Thanks for the good info guys - I had an in depth conversation with a machine owner and it appears the software can be trusted when used properly and that more often than not problems come from machine setup, which is out of my hands - the fun never stops!

As a machine owner I have a question for you Patrick?

When you create a file do you order your blanks to match your deck rocker?

It’s best to send in your deck rocker to the blank company from your file.

Or do you use random rockered blanks?

With the wrong deck rocker in your blank would make it difficult to obtain the intended file foil.

If the thickness are off normally the operator has moved the fixturing towers to skin the blanks.

(Distortion is normally caused by manually moving the part or blank in your case)

This is assuming that your file is perfect?

Now having said that if your blanks are fitted and your files are flawless then it’s strange to have these out comes?

Kind regards,



i do know that with some machines if your not hosing it off with air often on the belts then the dust can build up and  cause the router to go deeper than normal but to have it happen at three different place seems a bit odd to me, and how much off are your boards from the program?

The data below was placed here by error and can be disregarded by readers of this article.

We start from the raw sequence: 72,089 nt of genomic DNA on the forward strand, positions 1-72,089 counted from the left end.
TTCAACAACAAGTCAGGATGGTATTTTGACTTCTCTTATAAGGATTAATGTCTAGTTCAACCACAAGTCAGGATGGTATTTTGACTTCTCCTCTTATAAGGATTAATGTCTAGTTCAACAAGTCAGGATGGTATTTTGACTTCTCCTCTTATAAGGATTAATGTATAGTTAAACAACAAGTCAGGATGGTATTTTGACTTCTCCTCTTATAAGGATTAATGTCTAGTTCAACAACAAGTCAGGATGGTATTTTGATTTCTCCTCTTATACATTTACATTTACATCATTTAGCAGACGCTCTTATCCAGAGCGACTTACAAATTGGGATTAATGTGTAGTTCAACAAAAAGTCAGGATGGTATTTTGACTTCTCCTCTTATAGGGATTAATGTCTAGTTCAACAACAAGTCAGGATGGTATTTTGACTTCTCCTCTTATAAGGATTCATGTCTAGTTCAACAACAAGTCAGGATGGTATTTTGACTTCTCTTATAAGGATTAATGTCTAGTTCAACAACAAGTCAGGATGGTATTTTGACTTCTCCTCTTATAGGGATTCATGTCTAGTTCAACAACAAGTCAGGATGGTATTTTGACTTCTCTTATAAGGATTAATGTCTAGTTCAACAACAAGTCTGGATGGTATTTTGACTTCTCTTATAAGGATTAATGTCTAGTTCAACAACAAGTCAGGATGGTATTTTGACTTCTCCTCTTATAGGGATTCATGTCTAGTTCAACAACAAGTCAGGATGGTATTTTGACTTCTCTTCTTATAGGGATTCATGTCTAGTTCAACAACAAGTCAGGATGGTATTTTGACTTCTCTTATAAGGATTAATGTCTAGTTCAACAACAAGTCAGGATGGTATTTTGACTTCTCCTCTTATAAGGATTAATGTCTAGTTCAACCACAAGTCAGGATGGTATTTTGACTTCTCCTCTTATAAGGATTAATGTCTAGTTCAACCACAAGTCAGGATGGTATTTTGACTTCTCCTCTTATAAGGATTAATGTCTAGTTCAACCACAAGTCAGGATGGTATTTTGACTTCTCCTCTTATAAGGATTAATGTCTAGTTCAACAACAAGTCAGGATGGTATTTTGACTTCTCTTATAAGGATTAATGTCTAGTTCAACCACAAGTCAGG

One 7’1" was off by more than 1/4" (plus) tail rocker, one 6’2" had tail rocker off by 3/16"(negative), entry rocker (one foot back) off by 3/16"(negative) on two 6’2" boards. Foil off in the front half on a few of them.

In my experience with pre shapes you pretty much get what you put into the file. Unless you’ve struck someone who really doesn’t know how to set up the blank to begin with.


Hi surfding,


could you go a little more into detail with this? I don’t understand why the rocker would be off with the blank since it’s cut from one side unless the blank flex or there is alot of internal stress in the blank. If the deck rocker is off from the blank you get deep cuts and a weak deck, but it shouldn’t affect the accuracy since the deck cut (which affect thickness/foil) position reference points are calculated with the other side already being cut. Or are you saying the operator missed the mark and cheated (moved the blank supports) to make sure he skinned the deck?



Haavard: I have cut 1000’s of blanks with my machine.

I don’t care if it’s a APS3000, AKU SHAPER, KKL, 3DM or SURF CAM machine.

They all have good controllers and the programs to run the GCODE are very accurate.

With the fixtures that support the blank once they are set should not be moved.

If the blanks deck rocker does not fit the board file the operator should just cut it like it is and just let it do it’s thing.

However the blank will be difficult to shape out if there is too much distortion.

So having said that the operator may have moved the fixture towers up or down to make the travel of the cutter head match the profile of the deck line.

If the deck was adjusted then the botttom will also need manipulation once the board is flip over to cut the remaining side.

Some cutting services will just cut the blank as it fits the fixtures.